After riding with car owners, team members returned to their offices to go over their data. Engineers and designers wrote their observations on notes, stuck them to a conference room wall, and placed them on a pie chart that rated users from young to old, and from tech-savvy to tech-averse. Then they did a process called "walking the wall," in which they encouraged team members to look at the observations and contribute design ideas.
"We took the ideas and voted on them for technical feasibility," Hichme says. "Then we whittled the ideas down into a few (product) visions that we could build."
Proximity sensors sense the approach of a user's hand as far away as eight inches.
GM management, however, didn't immediately see the light. With the company nearing bankruptcy, many executives wondered about the wisdom of investing in such an expensive process. "Some of the stakeholders said, 'You want to do what? You want to ride along with people? Why don't you just use your gut?' " Hichme recalls. "But after the first event, we came back and presented our visions, and our executives looked at each other and said, 'Why aren't we doing this for all our products?' "
Based on feedback from users, GM's design team identified several ideas that became key elements of the new vision. One important element: user familiarity.
"Customers begged us, 'Can you make it like a product I own today, so I don't have to learn something new?' " Hichme says.
After visiting the Consumer Electronics Show in 2008, the design team identified capacitive touch as being key and set out to develop a user interface that would have a consumer electronics feel to it. With iPads not even on the market yet, the idea of a capacitive touchscreen seemed risky at the time, but it quickly proved itself. Today, the capacitive screen plays a critical role in CUE, enabling users to control in-car devices with the taps, flicks, swipes, pinches, and other gestures that have since become familiar to users of smartphones and tablet computers.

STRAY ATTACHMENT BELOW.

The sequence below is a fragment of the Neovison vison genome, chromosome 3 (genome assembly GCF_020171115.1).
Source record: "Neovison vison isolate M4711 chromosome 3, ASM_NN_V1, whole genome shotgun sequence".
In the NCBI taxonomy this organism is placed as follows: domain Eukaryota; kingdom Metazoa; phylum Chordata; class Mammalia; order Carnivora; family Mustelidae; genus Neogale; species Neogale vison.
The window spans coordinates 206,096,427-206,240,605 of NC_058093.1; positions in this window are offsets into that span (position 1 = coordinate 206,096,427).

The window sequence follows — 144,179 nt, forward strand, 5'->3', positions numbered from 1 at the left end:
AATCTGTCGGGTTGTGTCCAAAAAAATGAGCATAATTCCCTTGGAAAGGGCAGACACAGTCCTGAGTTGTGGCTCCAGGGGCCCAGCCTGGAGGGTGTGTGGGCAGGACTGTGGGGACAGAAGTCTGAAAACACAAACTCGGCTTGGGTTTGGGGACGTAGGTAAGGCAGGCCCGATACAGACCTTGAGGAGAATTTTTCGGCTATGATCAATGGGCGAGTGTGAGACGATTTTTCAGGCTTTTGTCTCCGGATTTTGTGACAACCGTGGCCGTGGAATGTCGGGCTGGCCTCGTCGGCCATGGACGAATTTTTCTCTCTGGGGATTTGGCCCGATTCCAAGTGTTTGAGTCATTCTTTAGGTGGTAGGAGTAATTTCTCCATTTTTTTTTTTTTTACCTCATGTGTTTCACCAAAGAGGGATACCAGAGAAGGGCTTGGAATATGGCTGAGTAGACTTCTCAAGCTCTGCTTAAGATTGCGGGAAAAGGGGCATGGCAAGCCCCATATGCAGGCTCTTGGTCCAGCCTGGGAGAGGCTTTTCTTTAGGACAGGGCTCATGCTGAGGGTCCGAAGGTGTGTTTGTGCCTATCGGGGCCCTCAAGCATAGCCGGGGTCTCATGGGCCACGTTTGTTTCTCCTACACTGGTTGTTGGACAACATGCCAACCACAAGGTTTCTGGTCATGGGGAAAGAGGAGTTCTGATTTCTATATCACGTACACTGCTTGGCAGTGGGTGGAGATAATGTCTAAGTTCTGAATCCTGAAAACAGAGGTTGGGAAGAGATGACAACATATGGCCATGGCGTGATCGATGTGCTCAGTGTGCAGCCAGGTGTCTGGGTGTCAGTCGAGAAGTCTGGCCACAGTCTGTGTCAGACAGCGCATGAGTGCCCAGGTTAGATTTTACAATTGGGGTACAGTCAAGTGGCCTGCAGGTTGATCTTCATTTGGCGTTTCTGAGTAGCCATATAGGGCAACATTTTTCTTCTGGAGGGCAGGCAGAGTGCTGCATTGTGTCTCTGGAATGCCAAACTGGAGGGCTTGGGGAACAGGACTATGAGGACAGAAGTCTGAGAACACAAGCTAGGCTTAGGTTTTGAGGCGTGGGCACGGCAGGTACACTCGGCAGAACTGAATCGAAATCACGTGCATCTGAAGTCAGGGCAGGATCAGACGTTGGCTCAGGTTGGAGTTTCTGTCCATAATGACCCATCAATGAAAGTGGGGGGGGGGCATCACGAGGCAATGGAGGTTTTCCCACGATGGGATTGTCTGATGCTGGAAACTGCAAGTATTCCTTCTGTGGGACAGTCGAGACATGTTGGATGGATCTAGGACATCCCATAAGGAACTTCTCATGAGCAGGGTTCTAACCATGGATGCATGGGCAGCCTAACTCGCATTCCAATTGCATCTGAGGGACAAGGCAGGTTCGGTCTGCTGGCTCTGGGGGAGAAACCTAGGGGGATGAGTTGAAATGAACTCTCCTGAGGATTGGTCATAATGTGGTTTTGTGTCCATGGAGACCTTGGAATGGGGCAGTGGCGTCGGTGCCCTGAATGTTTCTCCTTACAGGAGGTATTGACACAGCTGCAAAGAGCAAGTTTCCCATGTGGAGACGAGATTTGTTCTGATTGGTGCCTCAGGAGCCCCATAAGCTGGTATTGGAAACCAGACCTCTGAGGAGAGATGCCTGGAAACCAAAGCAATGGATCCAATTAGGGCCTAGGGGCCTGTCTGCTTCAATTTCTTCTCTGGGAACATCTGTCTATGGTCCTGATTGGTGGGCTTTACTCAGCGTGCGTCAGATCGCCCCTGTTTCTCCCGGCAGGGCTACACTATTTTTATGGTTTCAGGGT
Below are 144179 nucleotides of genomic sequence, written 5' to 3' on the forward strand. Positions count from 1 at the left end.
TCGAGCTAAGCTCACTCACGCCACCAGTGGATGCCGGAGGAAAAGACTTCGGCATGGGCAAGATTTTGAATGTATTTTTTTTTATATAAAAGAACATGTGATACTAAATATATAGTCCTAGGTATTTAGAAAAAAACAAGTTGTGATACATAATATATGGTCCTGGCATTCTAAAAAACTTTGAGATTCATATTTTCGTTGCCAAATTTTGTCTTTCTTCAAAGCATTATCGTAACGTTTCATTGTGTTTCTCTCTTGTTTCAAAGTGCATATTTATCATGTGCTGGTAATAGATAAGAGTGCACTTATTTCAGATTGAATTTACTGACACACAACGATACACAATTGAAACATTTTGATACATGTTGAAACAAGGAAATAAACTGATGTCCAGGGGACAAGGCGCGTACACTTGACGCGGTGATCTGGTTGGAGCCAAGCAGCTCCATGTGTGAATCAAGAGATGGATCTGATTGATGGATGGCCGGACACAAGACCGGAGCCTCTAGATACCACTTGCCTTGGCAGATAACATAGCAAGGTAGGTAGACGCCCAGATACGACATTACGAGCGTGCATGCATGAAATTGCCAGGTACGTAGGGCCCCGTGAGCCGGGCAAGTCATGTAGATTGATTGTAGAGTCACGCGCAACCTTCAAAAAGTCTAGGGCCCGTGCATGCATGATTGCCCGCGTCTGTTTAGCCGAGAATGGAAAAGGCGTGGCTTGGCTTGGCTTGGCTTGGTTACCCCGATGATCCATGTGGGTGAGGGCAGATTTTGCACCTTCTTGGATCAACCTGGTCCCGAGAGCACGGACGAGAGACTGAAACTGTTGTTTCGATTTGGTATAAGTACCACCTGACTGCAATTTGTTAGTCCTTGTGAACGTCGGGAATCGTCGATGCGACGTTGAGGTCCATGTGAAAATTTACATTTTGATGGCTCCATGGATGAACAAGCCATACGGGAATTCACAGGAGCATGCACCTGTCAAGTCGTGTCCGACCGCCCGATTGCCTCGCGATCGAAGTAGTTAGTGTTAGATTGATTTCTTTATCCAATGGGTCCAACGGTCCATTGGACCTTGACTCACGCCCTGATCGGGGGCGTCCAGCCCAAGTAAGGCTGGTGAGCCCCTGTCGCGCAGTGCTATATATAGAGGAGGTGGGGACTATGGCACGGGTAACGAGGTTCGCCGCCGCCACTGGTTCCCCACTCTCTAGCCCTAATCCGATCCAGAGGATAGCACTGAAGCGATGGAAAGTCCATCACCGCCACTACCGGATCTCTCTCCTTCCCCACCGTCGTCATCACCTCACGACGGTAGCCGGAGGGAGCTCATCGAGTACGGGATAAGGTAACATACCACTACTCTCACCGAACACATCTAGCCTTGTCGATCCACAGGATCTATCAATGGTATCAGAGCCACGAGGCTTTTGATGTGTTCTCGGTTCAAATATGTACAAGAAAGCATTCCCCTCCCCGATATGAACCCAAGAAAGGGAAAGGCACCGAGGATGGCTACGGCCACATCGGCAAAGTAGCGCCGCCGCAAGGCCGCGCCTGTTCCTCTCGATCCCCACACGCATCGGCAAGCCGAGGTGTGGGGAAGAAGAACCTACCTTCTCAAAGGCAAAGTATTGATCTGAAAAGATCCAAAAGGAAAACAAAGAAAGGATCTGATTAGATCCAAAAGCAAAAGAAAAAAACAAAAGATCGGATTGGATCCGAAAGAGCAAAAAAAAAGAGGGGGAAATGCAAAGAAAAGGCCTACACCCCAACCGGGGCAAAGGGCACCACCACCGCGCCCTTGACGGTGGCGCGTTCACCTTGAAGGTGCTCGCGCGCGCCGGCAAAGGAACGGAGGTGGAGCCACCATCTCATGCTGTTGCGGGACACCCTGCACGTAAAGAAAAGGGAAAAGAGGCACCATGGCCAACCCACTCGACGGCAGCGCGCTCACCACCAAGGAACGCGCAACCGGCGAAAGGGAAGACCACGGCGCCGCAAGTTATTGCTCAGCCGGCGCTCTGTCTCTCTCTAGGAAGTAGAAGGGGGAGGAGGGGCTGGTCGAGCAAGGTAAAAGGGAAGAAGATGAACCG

GM engineers say that CUE was in development for three years, largely because technologies such as the capacitive touchscreen hadn't previously been used in autos.
"We had to develop a touchscreen that would work in Michigan in winter and Phoenix in summer," Bly says. "Others have not pursued the technology in the past, but we decided to take the challenge." Bly adds that GM's success with automotive-grade capacitive touchscreens was largely due to a cooperative effort with an unnamed supplier.
As the vision evolved, the design team also took advantage of other technologies that were new to automotive center consoles. Haptic feedback, an idea that evolved during the user studies, enabled drivers to keep their eyes on the road when they reached for CUE's touchscreen. By employing a linear motor to provide a tactile mechanical pulse to the screen when users touched it, haptics supplied a "push-back," thus letting drivers know they were connected.
At the same time, engineers also settled on the use of proximity sensors to enable the unit's eight-inch LCD touchscreen to come to life when a user's finger drew within a few inches of it.
"We could have done that in different ways," Hichme says. "We could have had the screen come to life when you touch it. But that's not Cadillac. We wanted it to seem magical."